The Antithesis: The opposite of this norm is when teams and employees avoid taking initiative and going the extra mile. Discretionary effort is missing.

How to build achievement orientation?

By encouraging your teams to do the following:

#2 A culture of encouragement

This cultural norm characterizes organizations that are managed in a participative and people-centred way. Members are expected to be supportive, constructive, and open to influence in their dealings with one another. An Encouraging culture leads to effective organizational performance by providing for the growth and active involvement of members who, in turn, report high satisfaction with and commitment to the organization. 

The Antithesis: The opposite of this cultural norm is when the organisation encourages oppositional and power-centric behaviors. Managers are supposed to know all answers and take all calls, with little delegation or empowerment for their people.

How to build a culture of encouragement?

By encouraging your teams to do the following:

#3 A culture of cooperation

This culture characterizes organizations that place a high priority on constructive interpersonal relationships. Members are expected to be friendly, open, and sensitive to the satisfaction of their work group. This culture can enhance organizational performance by promoting open communication, cooperation, and the effective coordination of activities. This cultural works on the premise that for the system to work optimally, the sub-systems must work sub-optimally (systemic approach).

The Antithesis: The opposite of this cultural norm is when internal competition is valued, and members are rewarded for outperforming each other with a win-lose framework. Such organisations are characterised by individual rewards rather than team rewards.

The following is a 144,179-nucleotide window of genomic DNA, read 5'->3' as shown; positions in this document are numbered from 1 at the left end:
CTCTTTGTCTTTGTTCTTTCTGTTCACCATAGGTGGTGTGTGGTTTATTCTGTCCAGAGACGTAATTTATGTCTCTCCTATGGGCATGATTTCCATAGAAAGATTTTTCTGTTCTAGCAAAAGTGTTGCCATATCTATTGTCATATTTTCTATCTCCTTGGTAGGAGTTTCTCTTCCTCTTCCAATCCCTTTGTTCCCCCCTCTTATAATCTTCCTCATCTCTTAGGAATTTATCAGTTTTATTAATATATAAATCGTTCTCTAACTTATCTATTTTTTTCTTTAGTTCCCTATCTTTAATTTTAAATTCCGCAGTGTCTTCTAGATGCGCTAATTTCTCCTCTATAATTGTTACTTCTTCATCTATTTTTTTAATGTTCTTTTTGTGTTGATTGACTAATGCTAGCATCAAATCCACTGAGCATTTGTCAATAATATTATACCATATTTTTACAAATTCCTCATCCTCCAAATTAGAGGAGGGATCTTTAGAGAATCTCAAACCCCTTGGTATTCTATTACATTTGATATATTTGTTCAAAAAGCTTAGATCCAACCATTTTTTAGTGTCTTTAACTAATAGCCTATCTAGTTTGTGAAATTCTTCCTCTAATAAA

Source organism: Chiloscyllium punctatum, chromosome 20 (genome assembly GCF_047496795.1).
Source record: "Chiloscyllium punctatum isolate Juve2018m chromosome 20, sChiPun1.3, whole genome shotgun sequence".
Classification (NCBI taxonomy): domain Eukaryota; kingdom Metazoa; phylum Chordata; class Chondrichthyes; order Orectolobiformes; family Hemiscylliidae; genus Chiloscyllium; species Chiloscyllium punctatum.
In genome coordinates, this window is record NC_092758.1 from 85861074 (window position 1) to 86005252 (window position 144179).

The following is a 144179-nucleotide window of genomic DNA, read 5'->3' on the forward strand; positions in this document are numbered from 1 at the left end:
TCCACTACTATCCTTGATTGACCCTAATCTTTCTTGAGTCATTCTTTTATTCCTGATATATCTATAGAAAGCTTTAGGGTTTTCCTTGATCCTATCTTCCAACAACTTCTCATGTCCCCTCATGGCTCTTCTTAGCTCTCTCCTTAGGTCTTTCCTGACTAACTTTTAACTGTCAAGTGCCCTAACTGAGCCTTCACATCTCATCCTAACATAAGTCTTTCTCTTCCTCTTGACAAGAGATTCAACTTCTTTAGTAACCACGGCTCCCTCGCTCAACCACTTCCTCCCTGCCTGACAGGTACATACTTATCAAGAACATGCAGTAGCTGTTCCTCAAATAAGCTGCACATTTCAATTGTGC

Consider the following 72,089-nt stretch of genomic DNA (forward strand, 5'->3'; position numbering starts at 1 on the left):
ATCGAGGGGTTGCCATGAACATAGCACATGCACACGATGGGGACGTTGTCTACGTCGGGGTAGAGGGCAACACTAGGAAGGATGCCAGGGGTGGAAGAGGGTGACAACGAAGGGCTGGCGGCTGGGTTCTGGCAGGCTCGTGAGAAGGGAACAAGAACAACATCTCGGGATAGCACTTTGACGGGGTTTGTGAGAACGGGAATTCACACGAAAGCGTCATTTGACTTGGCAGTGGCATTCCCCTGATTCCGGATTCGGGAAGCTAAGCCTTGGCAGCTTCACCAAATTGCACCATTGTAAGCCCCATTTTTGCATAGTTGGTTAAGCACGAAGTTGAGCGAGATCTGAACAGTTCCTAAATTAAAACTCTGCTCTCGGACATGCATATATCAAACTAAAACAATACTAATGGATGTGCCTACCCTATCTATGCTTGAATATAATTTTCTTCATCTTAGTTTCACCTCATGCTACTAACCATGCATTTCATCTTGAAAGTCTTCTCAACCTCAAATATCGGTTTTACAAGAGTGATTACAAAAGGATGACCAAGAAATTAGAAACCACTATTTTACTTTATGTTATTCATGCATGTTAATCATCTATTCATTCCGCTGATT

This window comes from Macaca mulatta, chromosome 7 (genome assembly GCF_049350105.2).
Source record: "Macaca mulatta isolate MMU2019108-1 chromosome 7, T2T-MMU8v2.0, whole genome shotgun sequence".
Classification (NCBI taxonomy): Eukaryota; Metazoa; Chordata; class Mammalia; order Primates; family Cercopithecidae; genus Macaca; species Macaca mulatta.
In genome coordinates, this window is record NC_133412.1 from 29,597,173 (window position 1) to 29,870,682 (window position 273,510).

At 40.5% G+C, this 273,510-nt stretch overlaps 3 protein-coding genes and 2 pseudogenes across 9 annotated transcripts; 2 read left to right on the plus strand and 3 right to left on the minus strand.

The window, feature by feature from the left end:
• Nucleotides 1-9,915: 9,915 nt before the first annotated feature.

How to build a culture of co-operation?

By encouraging your teams to do the following:

#4 A culture of psychological safety

A culture where people do not experience interpersonal fear. This culture is characterised by lack of fear of speaking up, especially within hierarchies and a lack for fear of failure. A psychologically safe culture allows for rapid experimentation, fail-fast mindsets, and openness to experiment. Cultures that experience psychological safety are adept at aspiring for moon-shot goals and constantly challenge status quo.

The Antithesis: The opposite of this cultural norm is when there is severe micro-management as decisions are hierarchically driven rather that based on the merit of ideas. Fear of the stick compels members to avoid all mistakes, and in doing so, take a beating on innovation.

How to build a culture of psychological safety?

By encouraging your teams to do the following:

#5 A culture of curiosity & creativity

This culture is characterized by organizations that value creativity, quality over quantity, and both task accomplishment and individual growth. Members of these organizations are encouraged to be scientists, not judges. Genuine curiosity in what’s happening inside and outside the organisation keeps teams relevant. Creative ideas emerge that help in experimentation and ultimately, innovation.

The Antithesis: The opposite of this cultural norm is when the culture is descriptive of organizations that are conservative, traditional, and bureaucratically controlled. Members are expected to conform, follow the rules, and make a good impression. This culture is hierarchically controlled and nonparticipative. Centralized decision making in such organizations leads members to do only what they're told but also clear all decisions with superiors.

How to build a culture of curiosity & creativity?

By encouraging your teams to do the following:

Summary

The culture of any organisation is the culmination of time and practices (conscious & unconscious). Culture is everyone’s prerogative within an organisation. Each member contributes to the overall culture in one way or the other. 

What makes it interesting is that the very definition of constructive cultures, no matter where you go, extrapolates quite well when juxtaposed with OKRs. They feed into each other – they enable each other. Its almost like a virtuous cycle – the better your culture, the better your OKRs and the better your OKRs, the better your culture.

Acknowledgement